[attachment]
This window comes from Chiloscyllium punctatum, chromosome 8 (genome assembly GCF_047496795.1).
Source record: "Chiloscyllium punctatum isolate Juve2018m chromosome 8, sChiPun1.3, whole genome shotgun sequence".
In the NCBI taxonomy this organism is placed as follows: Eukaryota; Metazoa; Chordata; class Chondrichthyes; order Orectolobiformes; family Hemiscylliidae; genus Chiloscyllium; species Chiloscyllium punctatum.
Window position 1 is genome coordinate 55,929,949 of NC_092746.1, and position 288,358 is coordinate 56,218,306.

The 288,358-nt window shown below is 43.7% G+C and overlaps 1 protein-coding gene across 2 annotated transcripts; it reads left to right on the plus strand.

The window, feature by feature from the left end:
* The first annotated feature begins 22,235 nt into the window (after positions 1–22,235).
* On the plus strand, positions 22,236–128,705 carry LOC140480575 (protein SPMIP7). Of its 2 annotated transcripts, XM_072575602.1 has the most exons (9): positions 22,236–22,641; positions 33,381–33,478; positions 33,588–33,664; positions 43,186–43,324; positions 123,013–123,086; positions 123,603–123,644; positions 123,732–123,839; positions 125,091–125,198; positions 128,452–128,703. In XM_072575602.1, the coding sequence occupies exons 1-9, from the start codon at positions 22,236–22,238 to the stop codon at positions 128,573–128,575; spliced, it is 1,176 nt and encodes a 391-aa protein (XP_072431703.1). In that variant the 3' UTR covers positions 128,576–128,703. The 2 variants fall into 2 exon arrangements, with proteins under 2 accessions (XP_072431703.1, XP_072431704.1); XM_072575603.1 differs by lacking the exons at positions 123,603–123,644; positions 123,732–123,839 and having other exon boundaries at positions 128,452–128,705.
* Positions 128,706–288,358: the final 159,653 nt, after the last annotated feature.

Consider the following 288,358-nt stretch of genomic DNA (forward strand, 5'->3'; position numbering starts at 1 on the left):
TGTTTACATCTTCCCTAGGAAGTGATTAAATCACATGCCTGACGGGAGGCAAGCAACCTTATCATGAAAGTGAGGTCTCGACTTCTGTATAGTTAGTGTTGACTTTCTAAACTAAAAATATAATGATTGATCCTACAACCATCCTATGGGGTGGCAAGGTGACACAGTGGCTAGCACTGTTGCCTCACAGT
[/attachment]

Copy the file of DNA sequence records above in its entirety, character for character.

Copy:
This window comes from Chiloscyllium punctatum, chromosome 8 (genome assembly GCF_047496795.1).
Source record: "Chiloscyllium punctatum isolate Juve2018m chromosome 8, sChiPun1.3, whole genome shotgun sequence".
In the NCBI taxonomy this organism is placed as follows: Eukaryota; Metazoa; Chordata; class Chondrichthyes; order Orectolobiformes; family Hemiscylliidae; genus Chiloscyllium; species Chiloscyllium punctatum.
Window position 1 is genome coordinate 55,929,949 of NC_092746.1, and position 288,358 is coordinate 56,218,306.

The 288,358-nt window shown below is 43.7% G+C and overlaps 1 protein-coding gene across 2 annotated transcripts; it reads left to right on the plus strand.

The window, feature by feature from the left end:
* The first annotated feature begins 22,235 nt into the window (after positions 1–22,235).
* On the plus strand, positions 22,236–128,705 carry LOC140480575 (protein SPMIP7). Of its 2 annotated transcripts, XM_072575602.1 has the most exons (9): positions 22,236–22,641; positions 33,381–33,478; positions 33,588–33,664; positions 43,186–43,324; positions 123,013–123,086; positions 123,603–123,644; positions 123,732–123,839; positions 125,091–125,198; positions 128,452–128,703. In XM_072575602.1, the coding sequence occupies exons 1-9, from the start codon at positions 22,236–22,238 to the stop codon at positions 128,573–128,575; spliced, it is 1,176 nt and encodes a 391-aa protein (XP_072431703.1). In that variant the 3' UTR covers positions 128,576–128,703. The 2 variants fall into 2 exon arrangements, with proteins under 2 accessions (XP_072431703.1, XP_072431704.1); XM_072575603.1 differs by lacking the exons at positions 123,603–123,644; positions 123,732–123,839 and having other exon boundaries at positions 128,452–128,705.
* Positions 128,706–288,358: the final 159,653 nt, after the last annotated feature.

Consider the following 288,358-nt stretch of genomic DNA (forward strand, 5'->3'; position numbering starts at 1 on the left):
TGTTTACATCTTCCCTAGGAAGTGATTAAATCACATGCCTGACGGGAGGCAAGCAACCTTATCATGAAAGTGAGGTCTCGACTTCTGTATAGTTAGTGTTGACTTTCTAAACTAAAAATATAATGATTGATCCTACAACCATCCTATGGGGTGGCAAGGTGACACAGTGGCTAGCACTGTTGCCTCACAGT